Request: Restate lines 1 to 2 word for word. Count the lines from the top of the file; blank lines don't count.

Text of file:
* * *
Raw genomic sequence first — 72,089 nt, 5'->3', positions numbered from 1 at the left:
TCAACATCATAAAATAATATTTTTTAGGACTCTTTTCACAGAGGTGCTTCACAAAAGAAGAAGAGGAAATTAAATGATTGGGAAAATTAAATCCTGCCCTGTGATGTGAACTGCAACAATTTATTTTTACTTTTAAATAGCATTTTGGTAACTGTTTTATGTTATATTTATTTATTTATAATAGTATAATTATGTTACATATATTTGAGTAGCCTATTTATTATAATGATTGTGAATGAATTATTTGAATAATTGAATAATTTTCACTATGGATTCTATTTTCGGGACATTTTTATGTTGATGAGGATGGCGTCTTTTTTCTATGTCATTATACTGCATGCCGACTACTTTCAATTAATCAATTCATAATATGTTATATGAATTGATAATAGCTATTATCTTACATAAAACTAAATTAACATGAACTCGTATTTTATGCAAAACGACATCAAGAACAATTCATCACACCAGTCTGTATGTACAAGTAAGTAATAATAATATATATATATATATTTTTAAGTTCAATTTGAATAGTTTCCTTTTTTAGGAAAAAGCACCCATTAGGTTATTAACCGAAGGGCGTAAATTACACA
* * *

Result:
Raw genomic sequence first — 72,089 nt, 5'->3', positions numbered from 1 at the left:
TCAACATCATAAAATAATATTTTTTAGGACTCTTTTCACAGAGGTGCTTCACAAAAGAAGAAGAGGAAATTAAATGATTGGGAAAATTAAATCCTGCCCTGTGATGTGAACTGCAACAATTTATTTTTACTTTTAAATAGCATTTTGGTAACTGTTTTATGTTATATTTATTTATTTATAATAGTATAATTATGTTACATATATTTGAGTAGCCTATTTATTATAATGATTGTGAATGAATTATTTGAATAATTGAATAATTTTCACTATGGATTCTATTTTCGGGACATTTTTATGTTGATGAGGATGGCGTCTTTTTTCTATGTCATTATACTGCATGCCGACTACTTTCAATTAATCAATTCATAATATGTTATATGAATTGATAATAGCTATTATCTTACATAAAACTAAATTAACATGAACTCGTATTTTATGCAAAACGACATCAAGAACAATTCATCACACCAGTCTGTATGTACAAGTAAGTAATAATAATATATATATATATATTTTTAAGTTCAATTTGAATAGTTTCCTTTTTTAGGAAAAAGCACCCATTAGGTTATTAACCGAAGGGCGTAAATTACACA